Reduction of a lateral or medial fracture-dislocation utilizes these same principals but will require manipulation of the foot by rotating the toes medially or laterally, respectively, into anatomic position so that the patella and foot are pointing in the same direction. Again, verify sensation, palpable pulses, movement of the toes, and capillary refill.

When the foot is properly reduced, apply a posterior splint and associated U-shaped splint (stirrup). Make sure to verify movement of the toes, palpable pulses, capillary refill, and sensation of the foot after manipulation and splinting as well as confirming correct anatomic alignment using post-reduction radiographs. Be sure that your orthopedic consultant is aware of any manipulation that has been performed and is available to definitively manage the fractures associated with the dislocation.[18]

Simple ankle dislocations that have a concentric reduction can often be managed nonoperatively.  Initial management in terms of the type of immobilization and weight-bearing status is controversial and often dependent on ankle stability noted on the exam.  There have been reports ranging from early weight bearing in a CAM walker to immobilization in a cast for 6 weeks followed by progressive weight-bearing.[1][19] If the patient continues to have pain and feelings of instability 2-6 weeks after injury, inversion and eversion stress x-rays should be obtained and compared to the noninjured side.  These radiographs are assessed for talar tilt during stress.  MRI imaging can also be obtained to assess for injury to the ligamentous complexes of the ankle.   

Wight et al.[1] conducted a systematic review and reported that 88% of patients with closed pure ankle dislocations were treated without surgery.  Surgical treatments included deltoid ligament reconstruction or repair, screw or tightrope fixation of the tibiofibular syndesmosis, external fixation and lateral ligament reconstruction or repair.  Patients with open injuries were treated with surgical debridement in 95% of cases with half of those patients undergoing acute ligamentous repair.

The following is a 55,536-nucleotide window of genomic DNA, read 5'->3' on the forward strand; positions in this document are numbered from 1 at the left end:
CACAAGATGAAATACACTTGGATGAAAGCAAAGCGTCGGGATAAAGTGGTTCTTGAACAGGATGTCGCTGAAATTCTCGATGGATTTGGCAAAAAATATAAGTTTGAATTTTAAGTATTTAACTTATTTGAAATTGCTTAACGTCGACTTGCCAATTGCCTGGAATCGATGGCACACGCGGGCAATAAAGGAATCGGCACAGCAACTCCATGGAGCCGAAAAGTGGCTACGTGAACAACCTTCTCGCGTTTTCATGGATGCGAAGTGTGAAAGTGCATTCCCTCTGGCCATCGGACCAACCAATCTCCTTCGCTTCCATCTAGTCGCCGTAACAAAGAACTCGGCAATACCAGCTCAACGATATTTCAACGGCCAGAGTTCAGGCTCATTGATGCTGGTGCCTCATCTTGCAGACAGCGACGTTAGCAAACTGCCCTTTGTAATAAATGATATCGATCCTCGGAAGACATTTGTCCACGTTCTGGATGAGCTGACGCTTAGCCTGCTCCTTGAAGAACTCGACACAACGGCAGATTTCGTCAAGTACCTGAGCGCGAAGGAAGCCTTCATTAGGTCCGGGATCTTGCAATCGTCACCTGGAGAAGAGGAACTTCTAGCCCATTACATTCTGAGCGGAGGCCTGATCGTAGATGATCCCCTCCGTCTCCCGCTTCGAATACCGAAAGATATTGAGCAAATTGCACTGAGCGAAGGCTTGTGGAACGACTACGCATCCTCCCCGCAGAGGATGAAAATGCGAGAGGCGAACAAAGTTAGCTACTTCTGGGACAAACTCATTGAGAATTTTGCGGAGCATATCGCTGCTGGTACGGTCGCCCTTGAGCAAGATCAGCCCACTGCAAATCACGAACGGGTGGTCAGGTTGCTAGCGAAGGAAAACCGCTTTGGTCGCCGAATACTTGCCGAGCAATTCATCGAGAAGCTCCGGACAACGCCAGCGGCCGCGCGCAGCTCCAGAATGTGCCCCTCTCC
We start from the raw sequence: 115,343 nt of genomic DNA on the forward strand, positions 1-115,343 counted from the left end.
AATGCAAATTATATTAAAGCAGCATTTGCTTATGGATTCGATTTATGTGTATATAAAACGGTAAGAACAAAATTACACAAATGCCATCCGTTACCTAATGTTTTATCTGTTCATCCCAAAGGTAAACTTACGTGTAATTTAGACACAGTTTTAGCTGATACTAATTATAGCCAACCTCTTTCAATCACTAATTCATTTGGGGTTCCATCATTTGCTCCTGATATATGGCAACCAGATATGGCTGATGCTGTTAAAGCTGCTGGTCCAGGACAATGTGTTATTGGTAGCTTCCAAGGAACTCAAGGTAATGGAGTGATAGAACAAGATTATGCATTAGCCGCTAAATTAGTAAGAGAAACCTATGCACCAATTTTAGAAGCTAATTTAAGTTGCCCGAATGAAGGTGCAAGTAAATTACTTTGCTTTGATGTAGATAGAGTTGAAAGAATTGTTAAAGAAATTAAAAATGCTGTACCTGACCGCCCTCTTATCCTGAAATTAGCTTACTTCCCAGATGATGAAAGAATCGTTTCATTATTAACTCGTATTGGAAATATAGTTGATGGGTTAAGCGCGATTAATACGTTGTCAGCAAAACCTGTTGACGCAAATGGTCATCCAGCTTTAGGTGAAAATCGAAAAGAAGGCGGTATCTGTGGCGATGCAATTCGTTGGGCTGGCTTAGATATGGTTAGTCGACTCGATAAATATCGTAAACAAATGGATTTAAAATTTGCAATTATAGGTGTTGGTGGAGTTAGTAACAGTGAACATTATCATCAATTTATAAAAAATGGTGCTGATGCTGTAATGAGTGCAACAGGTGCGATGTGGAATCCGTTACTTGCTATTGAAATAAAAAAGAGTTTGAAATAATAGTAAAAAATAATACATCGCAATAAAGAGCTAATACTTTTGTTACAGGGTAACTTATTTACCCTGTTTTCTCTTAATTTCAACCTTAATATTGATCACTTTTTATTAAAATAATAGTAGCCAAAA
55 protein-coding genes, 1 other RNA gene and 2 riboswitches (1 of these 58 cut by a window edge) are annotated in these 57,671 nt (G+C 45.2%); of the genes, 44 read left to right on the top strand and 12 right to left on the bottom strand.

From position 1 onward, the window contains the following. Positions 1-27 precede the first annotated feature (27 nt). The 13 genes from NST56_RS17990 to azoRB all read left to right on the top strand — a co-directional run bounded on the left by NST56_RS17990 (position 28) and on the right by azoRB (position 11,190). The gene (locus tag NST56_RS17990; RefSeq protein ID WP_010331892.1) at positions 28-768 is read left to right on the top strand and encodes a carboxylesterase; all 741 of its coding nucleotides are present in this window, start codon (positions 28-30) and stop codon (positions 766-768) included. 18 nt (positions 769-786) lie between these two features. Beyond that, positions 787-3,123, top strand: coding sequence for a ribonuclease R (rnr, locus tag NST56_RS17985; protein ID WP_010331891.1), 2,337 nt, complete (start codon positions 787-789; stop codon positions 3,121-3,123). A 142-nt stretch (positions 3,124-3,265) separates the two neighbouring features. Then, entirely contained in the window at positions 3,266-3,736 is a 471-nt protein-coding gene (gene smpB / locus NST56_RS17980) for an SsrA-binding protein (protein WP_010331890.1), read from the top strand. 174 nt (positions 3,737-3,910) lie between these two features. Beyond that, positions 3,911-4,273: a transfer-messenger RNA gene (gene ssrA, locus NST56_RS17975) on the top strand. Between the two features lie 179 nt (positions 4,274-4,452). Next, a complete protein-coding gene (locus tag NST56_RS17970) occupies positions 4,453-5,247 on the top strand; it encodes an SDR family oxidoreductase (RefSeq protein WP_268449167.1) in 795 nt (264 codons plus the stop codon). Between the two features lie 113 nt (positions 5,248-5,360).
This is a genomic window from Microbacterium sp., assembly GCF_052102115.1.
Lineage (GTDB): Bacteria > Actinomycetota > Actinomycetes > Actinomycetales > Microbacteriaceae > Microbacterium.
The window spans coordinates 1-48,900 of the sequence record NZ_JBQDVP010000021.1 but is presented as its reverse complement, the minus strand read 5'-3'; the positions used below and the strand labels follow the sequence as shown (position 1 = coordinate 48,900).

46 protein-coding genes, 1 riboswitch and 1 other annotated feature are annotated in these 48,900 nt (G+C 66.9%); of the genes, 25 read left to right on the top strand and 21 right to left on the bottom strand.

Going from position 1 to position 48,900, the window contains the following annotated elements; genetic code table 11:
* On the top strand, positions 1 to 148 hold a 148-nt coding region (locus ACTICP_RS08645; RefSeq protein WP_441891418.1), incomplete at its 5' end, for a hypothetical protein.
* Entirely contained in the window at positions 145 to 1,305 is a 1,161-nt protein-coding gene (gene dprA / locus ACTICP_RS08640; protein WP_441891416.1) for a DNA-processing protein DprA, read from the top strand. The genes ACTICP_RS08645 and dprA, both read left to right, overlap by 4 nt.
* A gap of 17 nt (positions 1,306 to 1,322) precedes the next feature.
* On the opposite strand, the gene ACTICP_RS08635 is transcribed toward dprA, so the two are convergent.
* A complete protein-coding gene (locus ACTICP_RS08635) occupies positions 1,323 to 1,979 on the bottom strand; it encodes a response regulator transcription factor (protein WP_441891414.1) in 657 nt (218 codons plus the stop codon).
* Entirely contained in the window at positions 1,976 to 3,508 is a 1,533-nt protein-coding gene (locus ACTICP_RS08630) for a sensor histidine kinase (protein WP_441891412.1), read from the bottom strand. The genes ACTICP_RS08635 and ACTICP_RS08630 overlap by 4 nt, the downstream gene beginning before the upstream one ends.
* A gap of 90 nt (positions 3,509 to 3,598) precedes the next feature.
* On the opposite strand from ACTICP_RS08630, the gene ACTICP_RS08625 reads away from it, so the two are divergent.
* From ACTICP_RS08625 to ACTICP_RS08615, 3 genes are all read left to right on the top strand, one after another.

Ankle fracture-dislocations are often treated operatively as they result in unstable bimalleolar and trimalleolar fractures.  After a concentric reduction, these injuries can be approached in a similar way to unstable ankle fractures that did not result in a dislocation.  The main principals of surgical fixation are to obtain an anatomic reduction of the articular surface, restore fibular length and use rigid fixation.  

The surgical approach is dependent on the nature of the fracture.  Bimalleolar fractures are often approached with a 2-incision technique with fixation of the fibula through a lateral approach and fixation of the medial malleolus with a medial approach.  Trimalleolar fractures are also treated through a 2-incision approach with either a combined posterolateral and medial or posteromedial and lateral approach to gain access to the fibula, medial malleolus, and posterior malleolus.   

Percutaneous techniques have been described for fixation of the medial malleolus, however, open approaches offer direct visualization of fracture reduction.  The medial approach can be done with either a longitudinal incision or via the approach described by Colonna and Ralston in 1951.[20]  This approach uses an incision beginning four inches above and one inch behind the medial malleolus, which then curves anterior and distal to the midpoint of the malleolus and then curves posterior distal to the tip of the malleolus.  Dissection is taken down to the bone and reflected subperiosteally both anterior and posterior while preserving the deltoid ligament.  This allows access to complete visualization of the fracture fragments to obtain anatomic reduction.  The dissection can be taken posterior to access a posterior malleolar fragment if necessary.  This is done by incising the tendon sheath of the posterior tibial and flexor digitorum tendons and reflecting the tendons anterior.  The neurovascular bundle and flexor hallucis longus (FHL) tendon are retracted posteriorly, which gives access to the posterior malleolus.